Category Archives: Uncategorized

DND Disposing of More Vessels.

DND  issued a tender to dispose of, through Ship Breaking, three auxiliary vessels YDG-2 a Deperming Barge, YRG-60 a Fueling Barge and YDT 12 Granby, which serves as Diving Tender with the Fleet Diving Unit. The winning bidder will have 45 days to remove the vessels from the Dockyard, and 1 year to complete disposal.

YDG 2 – is a Deperming Barge used for Degausing ships. YRG 60 is a Fueling Barge – used to bunker vessels within the dockyard. Granby includes significant diving facilities, including decompression chamber, so while old, its disposal is a bit surprising (the larger CFAV SECHELT YDT-610 is still in service)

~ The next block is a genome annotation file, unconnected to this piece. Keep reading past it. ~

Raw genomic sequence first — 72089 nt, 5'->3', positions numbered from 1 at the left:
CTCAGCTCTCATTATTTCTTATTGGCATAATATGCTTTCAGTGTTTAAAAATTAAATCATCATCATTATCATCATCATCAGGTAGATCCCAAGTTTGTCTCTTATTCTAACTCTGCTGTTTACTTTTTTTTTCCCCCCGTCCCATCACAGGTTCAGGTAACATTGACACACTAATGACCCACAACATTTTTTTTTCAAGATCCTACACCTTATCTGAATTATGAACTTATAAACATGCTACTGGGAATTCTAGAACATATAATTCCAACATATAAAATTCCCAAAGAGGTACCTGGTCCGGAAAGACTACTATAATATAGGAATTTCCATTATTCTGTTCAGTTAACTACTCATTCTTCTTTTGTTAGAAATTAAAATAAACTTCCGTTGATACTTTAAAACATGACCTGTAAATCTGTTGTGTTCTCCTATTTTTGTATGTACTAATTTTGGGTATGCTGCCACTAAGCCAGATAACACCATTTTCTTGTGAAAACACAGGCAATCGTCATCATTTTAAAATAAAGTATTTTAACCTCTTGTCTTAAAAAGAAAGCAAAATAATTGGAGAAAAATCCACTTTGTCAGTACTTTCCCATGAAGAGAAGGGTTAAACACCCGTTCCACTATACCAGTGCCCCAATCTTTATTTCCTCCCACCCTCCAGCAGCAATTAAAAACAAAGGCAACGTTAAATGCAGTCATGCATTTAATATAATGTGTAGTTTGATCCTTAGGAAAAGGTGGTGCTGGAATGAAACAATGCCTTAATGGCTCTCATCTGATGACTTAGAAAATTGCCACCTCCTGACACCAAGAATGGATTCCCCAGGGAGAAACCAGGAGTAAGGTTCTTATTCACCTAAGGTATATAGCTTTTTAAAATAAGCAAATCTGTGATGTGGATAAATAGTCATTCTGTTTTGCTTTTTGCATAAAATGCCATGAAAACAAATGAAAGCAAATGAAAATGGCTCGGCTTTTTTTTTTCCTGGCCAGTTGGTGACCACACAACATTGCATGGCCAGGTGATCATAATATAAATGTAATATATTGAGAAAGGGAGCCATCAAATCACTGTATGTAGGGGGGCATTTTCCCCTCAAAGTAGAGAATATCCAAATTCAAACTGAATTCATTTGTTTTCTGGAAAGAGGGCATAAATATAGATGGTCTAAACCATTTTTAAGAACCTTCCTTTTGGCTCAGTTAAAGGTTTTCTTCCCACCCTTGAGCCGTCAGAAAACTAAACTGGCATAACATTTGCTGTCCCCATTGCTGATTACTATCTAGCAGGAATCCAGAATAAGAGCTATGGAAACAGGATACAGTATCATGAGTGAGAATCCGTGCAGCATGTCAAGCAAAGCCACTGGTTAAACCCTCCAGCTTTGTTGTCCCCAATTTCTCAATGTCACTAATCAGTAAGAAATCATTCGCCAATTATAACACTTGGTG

Making the Map

Recently I tweeted a map of 1 month of Halifax traffic from November 2011, and commented its due for an update. The latest data i have is from August 2016, so i Set out to Make the updated map. While Doing it, I also decided to Document how i did it.

the first thing to do is grab the Log files from ShipPlotter. in my case the default location of C:\COAA\Shipplotter\logs was used. Below is a small Excerpt from one of the Logs. A Days data is about 15mb of Raw txt.

316004240;under way ;249°'; 0.1kt;44.647605N;63.549313W;288.3°;316°;56s; 150801 000000;serial#1(B)[1]
999999999;unknown ;000°'; 0.0kt;44.654905N;63.576475W; 0.0°;241°;55s; 150801 000001;serial#1(A)[1]
316015715;unknown ;000°'; 0.0kt;44.660408N;63.585980W; 70.8°;317°;57s; 150801 000002;serial#1(B)[18]
316009640;under way ;127°'; 0.1kt;44.647850N;63.549675W;121.4°;314°;58s; 150801 000003;serial#1(A)[3]
316012656;moored ;000°'; 0.0kt;44.680828N;63.610840W; 52.3°;225°;58s; 150801 000003;serial#1(A)[3]